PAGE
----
By Jerome Leslie Eben, AIA
AIA NJ Regional Director ’11-‘13
Apparently many of you enjoyed my article last month entitled The Power of a Story and told me so. Therefore, the communication that I had hoped for in my very first article as your Regional Director is finally happening! As the saying goes “keep those cards and letters”……………E-mails coming! When Rob asked for this month’s article, I thought why not write The Power of a Story II?
For many years I have worked in my home community of West Orange on its Downtown Alliance as a member of the board, always with the hope that we could be bringing the downtown as I have often stated “back from the brink”! Both this statement and the downtown itself have been viewed as a negative, though in my mind bringing something back to what it may have once been (vibrant) can in fact be a good thing.
My community’s downtown snakes basically along an approximately two mile main street aptly named Main Street. An extension of the downtown goes a bit further in a mostly residential area along Valley Road aply named so because it is in fact the valley of what is known as the first mountain aptly named so, because it is the first of two mountains! Of course if you were talking to my counterparts, the Regional Directors out west they would tell you that these are really only two hills!
This past Sunday May 1st which as it turns out will long be remembered for something more important than the above geography lesson, my wife, Marsha who as many of you know worked at the World Trade Center for more than 20 years, (though a dental appointment, kept her out of the office and harm’s way on that fateful morning), took in a new world premiere play entitled The Tallest Building in the World. Maybe some of you caught the splendid review that was in the Sunday NY Times. The play was written by Matt Schatz and is directed by Troy Miller and tells the story of the building of the World Trade Center, which if only to hold the record ever so briefly as the tallest buildings in the world and destroyed by the hands of terrorists just over a generation after being completed in 1974.
The premier was here in West Orange, where the Luna Stage Theater Company, which did a splendid job of telling this story with just five professional actors (some playing multiple roles), is the newest tenant in what had long been a vacant old industrial brick structure, tastefully renovated by HANDS, a non-profit design-builder. They specialize in difficult development of housing and commercial property in urban areas. Not unlike the story of the construction of the WTC buildings, this extension of the West Orange downtown corridor is an area that is in transition, and was formerly known as ‘the valley’, sharing a common municipal line with neighboring Orange. More recently it has and is being positively promoted as the Valley Arts District.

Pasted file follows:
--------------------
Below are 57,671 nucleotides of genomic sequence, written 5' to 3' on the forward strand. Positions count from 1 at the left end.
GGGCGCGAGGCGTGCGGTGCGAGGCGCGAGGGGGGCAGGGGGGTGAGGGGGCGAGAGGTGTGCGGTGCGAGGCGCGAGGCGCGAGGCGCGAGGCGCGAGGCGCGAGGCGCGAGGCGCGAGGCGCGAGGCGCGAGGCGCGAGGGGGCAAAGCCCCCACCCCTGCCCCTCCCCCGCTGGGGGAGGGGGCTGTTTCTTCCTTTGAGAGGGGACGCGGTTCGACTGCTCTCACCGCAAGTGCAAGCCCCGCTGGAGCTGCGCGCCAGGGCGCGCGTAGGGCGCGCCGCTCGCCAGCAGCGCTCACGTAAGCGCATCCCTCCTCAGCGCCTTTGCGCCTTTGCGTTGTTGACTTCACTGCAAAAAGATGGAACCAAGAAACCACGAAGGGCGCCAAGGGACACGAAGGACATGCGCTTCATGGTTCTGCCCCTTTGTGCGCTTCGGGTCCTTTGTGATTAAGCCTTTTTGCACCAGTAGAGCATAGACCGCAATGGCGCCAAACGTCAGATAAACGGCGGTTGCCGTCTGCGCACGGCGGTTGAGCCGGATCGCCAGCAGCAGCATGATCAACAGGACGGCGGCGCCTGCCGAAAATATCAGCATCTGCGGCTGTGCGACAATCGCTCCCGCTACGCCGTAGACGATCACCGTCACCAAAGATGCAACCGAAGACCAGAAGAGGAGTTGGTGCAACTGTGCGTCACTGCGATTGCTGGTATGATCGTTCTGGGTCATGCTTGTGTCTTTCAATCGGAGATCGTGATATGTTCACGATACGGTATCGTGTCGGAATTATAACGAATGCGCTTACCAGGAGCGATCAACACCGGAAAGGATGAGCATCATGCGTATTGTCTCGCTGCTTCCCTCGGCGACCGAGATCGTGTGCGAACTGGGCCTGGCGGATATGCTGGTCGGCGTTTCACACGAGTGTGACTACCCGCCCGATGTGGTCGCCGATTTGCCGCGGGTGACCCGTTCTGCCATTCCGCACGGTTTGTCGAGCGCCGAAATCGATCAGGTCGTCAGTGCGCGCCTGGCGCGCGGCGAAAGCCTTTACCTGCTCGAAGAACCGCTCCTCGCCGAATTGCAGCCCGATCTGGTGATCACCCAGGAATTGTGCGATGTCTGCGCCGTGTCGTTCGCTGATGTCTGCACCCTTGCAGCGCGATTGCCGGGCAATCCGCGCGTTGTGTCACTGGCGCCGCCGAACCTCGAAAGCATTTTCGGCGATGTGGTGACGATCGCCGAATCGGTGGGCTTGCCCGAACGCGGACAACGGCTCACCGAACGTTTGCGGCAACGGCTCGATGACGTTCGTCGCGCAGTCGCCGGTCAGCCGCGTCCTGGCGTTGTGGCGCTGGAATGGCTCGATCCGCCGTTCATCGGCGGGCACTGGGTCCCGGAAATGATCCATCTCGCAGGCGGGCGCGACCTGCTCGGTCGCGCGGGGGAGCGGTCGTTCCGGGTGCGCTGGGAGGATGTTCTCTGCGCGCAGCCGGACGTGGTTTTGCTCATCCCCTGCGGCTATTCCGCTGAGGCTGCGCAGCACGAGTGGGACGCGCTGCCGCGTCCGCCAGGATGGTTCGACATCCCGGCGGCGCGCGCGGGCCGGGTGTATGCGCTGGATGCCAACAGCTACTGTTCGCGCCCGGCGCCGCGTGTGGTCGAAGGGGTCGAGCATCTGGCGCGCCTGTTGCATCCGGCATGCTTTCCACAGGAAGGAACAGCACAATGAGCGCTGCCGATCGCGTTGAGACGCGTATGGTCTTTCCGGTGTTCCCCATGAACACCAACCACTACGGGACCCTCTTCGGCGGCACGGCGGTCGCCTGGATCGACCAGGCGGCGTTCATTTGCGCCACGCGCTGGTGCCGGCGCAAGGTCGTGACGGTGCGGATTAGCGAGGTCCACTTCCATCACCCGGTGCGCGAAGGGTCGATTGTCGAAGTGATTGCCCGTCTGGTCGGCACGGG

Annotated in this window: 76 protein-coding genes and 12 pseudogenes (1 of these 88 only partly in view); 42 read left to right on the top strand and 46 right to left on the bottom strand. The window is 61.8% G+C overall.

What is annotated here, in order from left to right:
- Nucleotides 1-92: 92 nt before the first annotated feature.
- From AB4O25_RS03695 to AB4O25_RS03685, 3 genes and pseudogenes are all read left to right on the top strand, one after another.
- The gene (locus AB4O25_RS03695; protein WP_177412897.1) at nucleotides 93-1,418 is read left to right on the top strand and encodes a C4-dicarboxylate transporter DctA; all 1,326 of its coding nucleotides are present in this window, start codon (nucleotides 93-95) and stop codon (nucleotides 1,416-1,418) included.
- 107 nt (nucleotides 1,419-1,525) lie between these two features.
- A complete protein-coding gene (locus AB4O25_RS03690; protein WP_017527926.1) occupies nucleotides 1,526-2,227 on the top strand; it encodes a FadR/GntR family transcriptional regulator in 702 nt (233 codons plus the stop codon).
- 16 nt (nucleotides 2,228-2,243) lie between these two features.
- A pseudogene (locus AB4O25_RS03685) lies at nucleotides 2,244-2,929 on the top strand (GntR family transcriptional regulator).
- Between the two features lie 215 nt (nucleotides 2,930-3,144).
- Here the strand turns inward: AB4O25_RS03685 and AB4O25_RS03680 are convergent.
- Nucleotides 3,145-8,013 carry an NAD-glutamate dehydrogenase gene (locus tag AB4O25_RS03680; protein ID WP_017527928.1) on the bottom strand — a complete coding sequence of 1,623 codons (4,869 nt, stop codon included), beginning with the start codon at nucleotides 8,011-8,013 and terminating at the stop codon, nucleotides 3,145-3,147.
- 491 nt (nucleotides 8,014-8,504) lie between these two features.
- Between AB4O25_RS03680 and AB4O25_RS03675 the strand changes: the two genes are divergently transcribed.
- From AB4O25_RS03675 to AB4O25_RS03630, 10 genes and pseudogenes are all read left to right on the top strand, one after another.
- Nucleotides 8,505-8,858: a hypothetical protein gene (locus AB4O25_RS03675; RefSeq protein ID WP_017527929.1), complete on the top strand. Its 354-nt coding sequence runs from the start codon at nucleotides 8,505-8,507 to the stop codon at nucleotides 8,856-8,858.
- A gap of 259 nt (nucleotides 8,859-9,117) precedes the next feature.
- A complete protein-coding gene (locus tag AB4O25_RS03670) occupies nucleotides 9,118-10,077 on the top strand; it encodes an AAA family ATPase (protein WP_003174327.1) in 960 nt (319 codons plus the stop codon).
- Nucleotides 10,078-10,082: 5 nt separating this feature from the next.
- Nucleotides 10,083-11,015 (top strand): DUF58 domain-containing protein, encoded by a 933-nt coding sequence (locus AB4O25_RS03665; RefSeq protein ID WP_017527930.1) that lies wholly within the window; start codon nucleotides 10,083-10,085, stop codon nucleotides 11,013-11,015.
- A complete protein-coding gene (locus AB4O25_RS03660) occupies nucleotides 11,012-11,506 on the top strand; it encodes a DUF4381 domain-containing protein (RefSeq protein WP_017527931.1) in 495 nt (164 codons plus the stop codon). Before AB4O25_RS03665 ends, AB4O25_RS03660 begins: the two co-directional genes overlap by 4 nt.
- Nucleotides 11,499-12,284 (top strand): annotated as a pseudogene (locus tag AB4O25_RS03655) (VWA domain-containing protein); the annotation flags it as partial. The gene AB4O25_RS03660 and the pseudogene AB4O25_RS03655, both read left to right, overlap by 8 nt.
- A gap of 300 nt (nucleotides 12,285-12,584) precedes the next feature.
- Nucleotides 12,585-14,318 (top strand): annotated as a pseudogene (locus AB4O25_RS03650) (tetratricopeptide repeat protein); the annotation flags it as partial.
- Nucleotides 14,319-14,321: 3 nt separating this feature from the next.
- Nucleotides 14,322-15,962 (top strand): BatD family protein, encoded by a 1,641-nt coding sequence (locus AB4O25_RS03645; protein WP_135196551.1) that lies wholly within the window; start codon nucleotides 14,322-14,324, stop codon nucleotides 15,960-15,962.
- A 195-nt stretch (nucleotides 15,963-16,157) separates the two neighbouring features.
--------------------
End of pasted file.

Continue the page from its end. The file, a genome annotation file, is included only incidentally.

The new village concept is a breath of fresh air in what a century ago was the “hat capitol of the world” an old manufacturing area that had certainly seen better days and now with this most recent renovation, is positively coming “back from the brink”! Always a home to good Italian restaurants and coffee clubs, the Hat City Kitchen, is a restaurant featuring local live music was recognized in NJ Monthly Critics’ Pick as their New Best Restaurant!
The responsibility for this new area belongs to a group of true stakeholders that include but are not limited to long-time residents, artists, local government, public and private funders. This is truly becoming a live/work area and the Neighborhood Revitalization Tax Credit Act has brought in an additional $150 million in private development.
The play has many great lines and as the review stated, “reminds us of the public’s complicated emotional relationship with the World Trade Center as architecture”. I am sure as architects we all can relate to the message this play is conveying. It runs through May 15th, so if you are not going to the convention, take it in not only the play but a new and vibrant urban area and most certainly where you can see the Power of this Story II stand tall as the WTC once did and will again, soon.